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Testing: Thermal Interface Material vs no Thermal Interface Material.

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a c 131 à CPUs
May 14, 2010 6:04:29 AM

Testing: Thermal Interface Material vs no Thermal Interface Material. Athlon 64 3200+

I recently got bored and had an Athlon 64 3200+ 2.0GHz processor lying around. So out of curiousity, I decided to do some testing. I replaced the Athlon IIx4 620 in my Asus M4N785-M motherboard with the 3200+ and the 3200+ stock HSF. Actually, to be more accurate, it was the stock fan for an Athlon 64 x2 socket 939 that my friend had. I used Zalman ZM-STG1 tim. The rest of the relevant system setup was:
AMD Athlon 64 3200+ stock voltage and clockspeed.
Asus M4N785-M AM2+ motherboard
4GB DDR2 800MHz memory- mushkin and OCZ 1GB sticks
Antec Three hundred case with side panel open. Top 140mm and bottom 120mm fans on low.

To test for idle I let the computer idle at the desktop once windows had completely loaded, for 1-2 minutes. For load, I let prime95 run for 5 minutes and took the highest ”core” reading. HWmonitor was used for testing. For the second test, I removed the tim and properly cleaned the HSF and CPU heatspreader. I then reseated without applying any thermal compound.
Here are the results with the zalman compound installed properly:
stock speeds. 2GHz. TIM
24C idle

load: 41C

Quick stable overclock. 2.5GHz. no overvoltage. TIM
25C idle

load: 42C

no TIM: stock voltage and speed
idle: 26C
load: 45C

I then decided, what the hell. I’ll test with the HSF loosened. The following are the results with the HSF completely loosened and hanging onto the clip. The case is upright, so gravity is not holding the HSF to the CPU. The results are the same as when I held the HSF away from the CPU but still holding onto the loosened clip so all there is between the HSF and CPU is air.
Max CPU temperature without HSF:
115C load
86-96C idle

The reason for the idle range is because I was too impatient to let it settle down. So I counted the highest temperature reached starting at 30C and climbing. I then started at 115C and let it climb down and recorded the 96C.

I noticed no signs of thermal throttling during the previous test. Either the CPU speed changing in CPU-z or some other kind of slowdown.

Following this test, I unclipped the HSF and brought it away from the CPU so it was completely clear. Within a second my monitor showed “no input”. I put the HSF back on and there was no change. I rebooted with the HSF on and everything was fine again. So thermal protection for AMD Athlon 64 CPUs is above 115C apparently.

I just find it interesting that the difference between no TIM and a good TIM was 4C at the most in this test. I may run this same test with my Athlon IIx4. Of course, I will not be removing the heatsink during that test lol. If I do, I'll post my results here in an edit.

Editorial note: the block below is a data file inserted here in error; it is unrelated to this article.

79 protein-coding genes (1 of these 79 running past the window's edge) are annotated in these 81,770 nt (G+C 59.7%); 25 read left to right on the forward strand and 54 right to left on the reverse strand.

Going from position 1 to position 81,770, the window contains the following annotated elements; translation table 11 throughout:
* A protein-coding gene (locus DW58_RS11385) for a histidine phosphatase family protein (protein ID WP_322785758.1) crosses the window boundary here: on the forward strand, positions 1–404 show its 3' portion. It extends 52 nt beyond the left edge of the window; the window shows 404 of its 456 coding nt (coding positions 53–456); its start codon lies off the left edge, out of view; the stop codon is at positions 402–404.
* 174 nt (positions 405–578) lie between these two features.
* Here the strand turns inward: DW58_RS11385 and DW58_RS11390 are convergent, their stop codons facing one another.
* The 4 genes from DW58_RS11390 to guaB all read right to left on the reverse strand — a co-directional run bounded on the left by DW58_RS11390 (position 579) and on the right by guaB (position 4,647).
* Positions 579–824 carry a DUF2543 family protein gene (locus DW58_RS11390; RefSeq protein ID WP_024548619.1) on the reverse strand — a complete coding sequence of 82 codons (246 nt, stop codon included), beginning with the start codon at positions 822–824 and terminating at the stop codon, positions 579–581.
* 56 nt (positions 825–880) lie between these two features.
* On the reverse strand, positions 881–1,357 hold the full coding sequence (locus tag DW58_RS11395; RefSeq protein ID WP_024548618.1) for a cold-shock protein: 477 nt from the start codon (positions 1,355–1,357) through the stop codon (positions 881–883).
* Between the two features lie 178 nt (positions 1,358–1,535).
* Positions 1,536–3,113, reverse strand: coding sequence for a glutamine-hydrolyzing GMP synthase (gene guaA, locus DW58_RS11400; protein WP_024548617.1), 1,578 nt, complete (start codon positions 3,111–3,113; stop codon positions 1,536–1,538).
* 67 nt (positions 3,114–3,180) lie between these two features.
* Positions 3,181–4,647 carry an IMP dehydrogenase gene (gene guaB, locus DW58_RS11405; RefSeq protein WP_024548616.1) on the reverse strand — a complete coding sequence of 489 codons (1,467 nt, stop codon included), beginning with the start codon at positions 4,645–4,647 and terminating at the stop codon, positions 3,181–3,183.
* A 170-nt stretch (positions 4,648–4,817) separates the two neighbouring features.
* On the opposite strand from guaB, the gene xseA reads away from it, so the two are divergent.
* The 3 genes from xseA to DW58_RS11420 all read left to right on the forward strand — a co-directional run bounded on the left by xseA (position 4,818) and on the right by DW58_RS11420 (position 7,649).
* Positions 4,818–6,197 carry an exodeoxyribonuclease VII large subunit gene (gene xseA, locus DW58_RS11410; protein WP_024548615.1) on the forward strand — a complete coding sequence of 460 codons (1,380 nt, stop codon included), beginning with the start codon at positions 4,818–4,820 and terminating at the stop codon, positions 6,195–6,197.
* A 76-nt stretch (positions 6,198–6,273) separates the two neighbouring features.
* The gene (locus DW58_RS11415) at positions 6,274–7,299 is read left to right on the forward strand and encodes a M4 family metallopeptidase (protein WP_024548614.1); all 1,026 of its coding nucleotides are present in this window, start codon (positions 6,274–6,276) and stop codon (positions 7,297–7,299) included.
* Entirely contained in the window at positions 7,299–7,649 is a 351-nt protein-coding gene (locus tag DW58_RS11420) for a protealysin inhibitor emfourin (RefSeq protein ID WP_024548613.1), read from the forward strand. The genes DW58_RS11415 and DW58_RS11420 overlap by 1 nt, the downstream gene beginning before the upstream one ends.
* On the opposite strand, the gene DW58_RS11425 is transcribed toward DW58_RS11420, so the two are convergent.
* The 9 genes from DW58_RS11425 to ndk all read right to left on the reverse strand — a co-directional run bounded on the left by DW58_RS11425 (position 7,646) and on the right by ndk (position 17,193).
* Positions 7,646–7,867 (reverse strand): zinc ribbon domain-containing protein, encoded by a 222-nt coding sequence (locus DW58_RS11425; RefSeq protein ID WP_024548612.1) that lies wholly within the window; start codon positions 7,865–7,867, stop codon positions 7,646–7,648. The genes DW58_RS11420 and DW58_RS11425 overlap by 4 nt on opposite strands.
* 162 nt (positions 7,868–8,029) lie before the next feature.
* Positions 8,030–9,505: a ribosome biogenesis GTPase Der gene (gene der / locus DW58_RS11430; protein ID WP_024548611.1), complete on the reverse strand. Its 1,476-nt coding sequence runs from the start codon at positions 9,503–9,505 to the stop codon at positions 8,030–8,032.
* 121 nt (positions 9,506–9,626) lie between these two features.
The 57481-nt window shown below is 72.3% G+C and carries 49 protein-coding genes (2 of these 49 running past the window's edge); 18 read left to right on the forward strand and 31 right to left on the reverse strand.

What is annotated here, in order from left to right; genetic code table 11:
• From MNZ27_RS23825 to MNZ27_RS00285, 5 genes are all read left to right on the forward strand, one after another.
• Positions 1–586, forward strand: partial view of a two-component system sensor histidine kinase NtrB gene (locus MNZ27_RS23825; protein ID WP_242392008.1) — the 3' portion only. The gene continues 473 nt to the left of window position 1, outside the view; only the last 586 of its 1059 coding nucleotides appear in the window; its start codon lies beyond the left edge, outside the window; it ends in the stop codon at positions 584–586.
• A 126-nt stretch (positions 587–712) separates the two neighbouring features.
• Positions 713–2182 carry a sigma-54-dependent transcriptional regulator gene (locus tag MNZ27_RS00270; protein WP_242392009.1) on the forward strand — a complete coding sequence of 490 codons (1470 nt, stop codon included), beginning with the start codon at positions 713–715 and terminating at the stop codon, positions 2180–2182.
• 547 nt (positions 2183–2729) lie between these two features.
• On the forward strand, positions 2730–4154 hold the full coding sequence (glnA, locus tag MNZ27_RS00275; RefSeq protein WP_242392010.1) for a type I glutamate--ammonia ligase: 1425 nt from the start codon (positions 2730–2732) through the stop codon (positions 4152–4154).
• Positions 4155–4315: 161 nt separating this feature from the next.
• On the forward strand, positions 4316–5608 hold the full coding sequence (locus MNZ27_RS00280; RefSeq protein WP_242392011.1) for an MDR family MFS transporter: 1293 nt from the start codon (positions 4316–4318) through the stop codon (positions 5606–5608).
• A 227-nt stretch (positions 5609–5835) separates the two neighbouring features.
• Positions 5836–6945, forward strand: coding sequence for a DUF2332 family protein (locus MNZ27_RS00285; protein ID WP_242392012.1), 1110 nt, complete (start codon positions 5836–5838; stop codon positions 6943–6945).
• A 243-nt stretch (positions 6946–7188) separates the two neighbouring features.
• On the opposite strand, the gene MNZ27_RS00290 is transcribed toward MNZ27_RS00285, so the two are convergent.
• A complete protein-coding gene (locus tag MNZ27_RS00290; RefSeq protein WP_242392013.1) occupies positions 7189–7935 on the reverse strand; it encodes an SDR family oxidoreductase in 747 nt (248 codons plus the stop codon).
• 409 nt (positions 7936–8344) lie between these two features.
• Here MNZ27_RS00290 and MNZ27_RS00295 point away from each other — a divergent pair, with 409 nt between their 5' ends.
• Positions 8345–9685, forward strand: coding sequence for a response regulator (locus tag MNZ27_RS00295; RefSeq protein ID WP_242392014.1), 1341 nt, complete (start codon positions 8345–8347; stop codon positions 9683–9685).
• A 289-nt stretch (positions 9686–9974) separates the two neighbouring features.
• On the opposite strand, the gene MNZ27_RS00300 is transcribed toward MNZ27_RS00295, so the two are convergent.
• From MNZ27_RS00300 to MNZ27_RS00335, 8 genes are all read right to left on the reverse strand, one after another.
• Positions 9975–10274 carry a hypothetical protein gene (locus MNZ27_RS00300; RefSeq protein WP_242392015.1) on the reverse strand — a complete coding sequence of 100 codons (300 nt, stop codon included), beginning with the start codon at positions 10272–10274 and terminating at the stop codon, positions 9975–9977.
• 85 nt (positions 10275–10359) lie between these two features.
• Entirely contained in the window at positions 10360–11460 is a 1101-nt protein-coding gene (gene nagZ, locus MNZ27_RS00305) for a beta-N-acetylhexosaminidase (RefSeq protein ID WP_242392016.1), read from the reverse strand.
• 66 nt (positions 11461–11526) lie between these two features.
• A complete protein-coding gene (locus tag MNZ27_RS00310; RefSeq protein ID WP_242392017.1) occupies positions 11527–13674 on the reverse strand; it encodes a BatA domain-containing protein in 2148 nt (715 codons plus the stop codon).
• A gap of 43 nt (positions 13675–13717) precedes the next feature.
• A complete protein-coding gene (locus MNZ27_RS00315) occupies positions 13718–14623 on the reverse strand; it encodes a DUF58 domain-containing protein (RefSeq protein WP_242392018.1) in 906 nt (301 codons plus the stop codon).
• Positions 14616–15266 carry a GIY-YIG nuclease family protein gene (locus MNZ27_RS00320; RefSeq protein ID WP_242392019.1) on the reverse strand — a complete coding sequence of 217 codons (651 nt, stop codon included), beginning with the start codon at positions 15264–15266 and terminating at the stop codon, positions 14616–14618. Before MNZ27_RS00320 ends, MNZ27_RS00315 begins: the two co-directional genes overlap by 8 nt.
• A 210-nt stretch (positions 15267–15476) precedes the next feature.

Please discuss.

Edit: forgot to include Ambient temperatures: 19C
By comparison, at this temperature, my Athlon II 620, hits 51C on prime95. At 25C, it hits 55C load with the same thermal compound and th Athlon IIx4 stock HSF.

More about : testing thermal interface material thermal interface material

a c 131 à CPUs
May 14, 2010 3:24:19 PM

Quote:
Wow, you must be really bored.

It's a slow single core processor and I believe those had the big thick heatsink on top of the chip. Not to mention 5 minutes is not long enough to measure temps in prime95. Once the processor heats up, that slowly raised the temps of the other components inside the case, which in turns heats up the processor even more. Try 1 hour.

The results will be much different with your X4 620.

Indeed. However, as I mentioned before, there are two massive fans above and at the back of my case, and my case side panel was open.
a c 133 à CPUs
May 14, 2010 3:30:21 PM

It would be intresting to see with out all that good airflow you know the noobs on here coming on asking if they really need thermal paste probably have no ventilation.

Also how flat was that old athlon it must have been a nice flat heat spreader on it because I have seen some that have some big bumps in it which would really make a difference without TIM.
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a c 131 à CPUs
May 14, 2010 3:49:03 PM

saaiello said:
It would be intresting to see with out all that good airflow you know the noobs on here coming on asking if they really need thermal paste probably have no ventilation.

Also how flat was that old athlon it must have been a nice flat heat spreader on it because I have seen some that have some big bumps in it which would really make a difference without TIM.

Yep. The surface looks like new. Can't even see machining marks or anything. As for the HST, it feels very flat to the touch, even though I can see the machining marks.

About the airflow. Any suggestions on a testing setup? I'm thinking just turn off the case fans and keep the side panel open with the CPU fan still on auto.
a b à CPUs
May 14, 2010 4:02:31 PM

My buddy has a machine shop and I was considering taking lapping to the extreme and using the Bridgeport. In theory by doing this to both the heat sink and CPU, no TIM would be needed. In fact it should work better without it, as the surfaces would be perfectly flat.
a c 131 à CPUs
May 15, 2010 1:47:49 PM

Quote:
Sorry, gotta laugh hard at that. As if you can feel if it needs lapping. Even using a razor blade it's hard to SEE imperfections.

Well, on the heatsink you certainly can see imperfections. It's metal, under a bright worklight with good eyes. If I can't see imperfections, then they are not significant enough.
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